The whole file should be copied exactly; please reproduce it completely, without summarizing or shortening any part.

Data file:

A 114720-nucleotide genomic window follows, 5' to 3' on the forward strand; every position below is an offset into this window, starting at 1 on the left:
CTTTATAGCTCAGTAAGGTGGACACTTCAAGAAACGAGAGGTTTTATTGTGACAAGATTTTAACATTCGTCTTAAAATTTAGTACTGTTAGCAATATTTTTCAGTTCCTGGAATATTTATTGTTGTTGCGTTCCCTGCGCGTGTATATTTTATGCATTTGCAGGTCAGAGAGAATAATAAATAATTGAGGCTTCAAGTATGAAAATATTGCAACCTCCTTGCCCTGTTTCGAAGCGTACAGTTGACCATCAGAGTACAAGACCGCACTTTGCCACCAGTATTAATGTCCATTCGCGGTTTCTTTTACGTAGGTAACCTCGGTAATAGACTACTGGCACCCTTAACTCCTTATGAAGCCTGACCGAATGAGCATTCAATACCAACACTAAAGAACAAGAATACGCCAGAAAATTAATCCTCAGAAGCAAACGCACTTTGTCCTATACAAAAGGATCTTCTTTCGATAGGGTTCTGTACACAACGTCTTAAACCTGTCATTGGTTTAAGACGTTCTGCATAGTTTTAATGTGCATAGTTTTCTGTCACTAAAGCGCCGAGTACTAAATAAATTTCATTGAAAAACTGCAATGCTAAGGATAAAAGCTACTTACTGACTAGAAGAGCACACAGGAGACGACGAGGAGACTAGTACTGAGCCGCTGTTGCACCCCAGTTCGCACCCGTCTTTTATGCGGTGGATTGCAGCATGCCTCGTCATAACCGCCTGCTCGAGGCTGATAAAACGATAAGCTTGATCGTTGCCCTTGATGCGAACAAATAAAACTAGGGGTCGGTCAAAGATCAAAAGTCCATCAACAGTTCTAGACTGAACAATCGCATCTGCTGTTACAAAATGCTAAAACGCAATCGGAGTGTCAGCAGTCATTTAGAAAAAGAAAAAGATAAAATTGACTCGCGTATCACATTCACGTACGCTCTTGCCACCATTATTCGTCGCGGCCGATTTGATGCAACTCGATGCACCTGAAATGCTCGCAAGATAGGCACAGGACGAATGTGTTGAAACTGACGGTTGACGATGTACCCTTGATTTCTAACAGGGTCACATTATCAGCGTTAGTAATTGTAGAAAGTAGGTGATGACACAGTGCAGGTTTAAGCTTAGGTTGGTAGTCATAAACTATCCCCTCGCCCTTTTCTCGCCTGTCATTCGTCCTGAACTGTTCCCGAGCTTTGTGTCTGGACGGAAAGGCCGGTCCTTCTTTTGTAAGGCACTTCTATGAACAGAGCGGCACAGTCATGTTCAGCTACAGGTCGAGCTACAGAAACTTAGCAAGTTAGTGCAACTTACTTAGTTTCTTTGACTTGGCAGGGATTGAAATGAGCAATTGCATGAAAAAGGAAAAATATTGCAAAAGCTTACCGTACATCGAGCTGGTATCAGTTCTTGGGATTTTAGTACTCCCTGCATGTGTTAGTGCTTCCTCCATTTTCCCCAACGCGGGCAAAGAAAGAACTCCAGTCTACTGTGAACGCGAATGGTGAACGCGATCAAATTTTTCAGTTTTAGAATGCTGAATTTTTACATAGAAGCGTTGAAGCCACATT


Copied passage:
A 114720-nucleotide genomic window follows, 5' to 3' on the forward strand; every position below is an offset into this window, starting at 1 on the left:
CTTTATAGCTCAGTAAGGTGGACACTTCAAGAAACGAGAGGTTTTATTGTGACAAGATTTTAACATTCGTCTTAAAATTTAGTACTGTTAGCAATATTTTTCAGTTCCTGGAATATTTATTGTTGTTGCGTTCCCTGCGCGTGTATATTTTATGCATTTGCAGGTCAGAGAGAATAATAAATAATTGAGGCTTCAAGTATGAAAATATTGCAACCTCCTTGCCCTGTTTCGAAGCGTACAGTTGACCATCAGAGTACAAGACCGCACTTTGCCACCAGTATTAATGTCCATTCGCGGTTTCTTTTACGTAGGTAACCTCGGTAATAGACTACTGGCACCCTTAACTCCTTATGAAGCCTGACCGAATGAGCATTCAATACCAACACTAAAGAACAAGAATACGCCAGAAAATTAATCCTCAGAAGCAAACGCACTTTGTCCTATACAAAAGGATCTTCTTTCGATAGGGTTCTGTACACAACGTCTTAAACCTGTCATTGGTTTAAGACGTTCTGCATAGTTTTAATGTGCATAGTTTTCTGTCACTAAAGCGCCGAGTACTAAATAAATTTCATTGAAAAACTGCAATGCTAAGGATAAAAGCTACTTACTGACTAGAAGAGCACACAGGAGACGACGAGGAGACTAGTACTGAGCCGCTGTTGCACCCCAGTTCGCACCCGTCTTTTATGCGGTGGATTGCAGCATGCCTCGTCATAACCGCCTGCTCGAGGCTGATAAAACGATAAGCTTGATCGTTGCCCTTGATGCGAACAAATAAAACTAGGGGTCGGTCAAAGATCAAAAGTCCATCAACAGTTCTAGACTGAACAATCGCATCTGCTGTTACAAAATGCTAAAACGCAATCGGAGTGTCAGCAGTCATTTAGAAAAAGAAAAAGATAAAATTGACTCGCGTATCACATTCACGTACGCTCTTGCCACCATTATTCGTCGCGGCCGATTTGATGCAACTCGATGCACCTGAAATGCTCGCAAGATAGGCACAGGACGAATGTGTTGAAACTGACGGTTGACGATGTACCCTTGATTTCTAACAGGGTCACATTATCAGCGTTAGTAATTGTAGAAAGTAGGTGATGACACAGTGCAGGTTTAAGCTTAGGTTGGTAGTCATAAACTATCCCCTCGCCCTTTTCTCGCCTGTCATTCGTCCTGAACTGTTCCCGAGCTTTGTGTCTGGACGGAAAGGCCGGTCCTTCTTTTGTAAGGCACTTCTATGAACAGAGCGGCACAGTCATGTTCAGCTACAGGTCGAGCTACAGAAACTTAGCAAGTTAGTGCAACTTACTTAGTTTCTTTGACTTGGCAGGGATTGAAATGAGCAATTGCATGAAAAAGGAAAAATATTGCAAAAGCTTACCGTACATCGAGCTGGTATCAGTTCTTGGGATTTTAGTACTCCCTGCATGTGTTAGTGCTTCCTCCATTTTCCCCAACGCGGGCAAAGAAAGAACTCCAGTCTACTGTGAACGCGAATGGTGAACGCGATCAAATTTTTCAGTTTTAGAATGCTGAATTTTTACATAGAAGCGTTGAAGCCACATT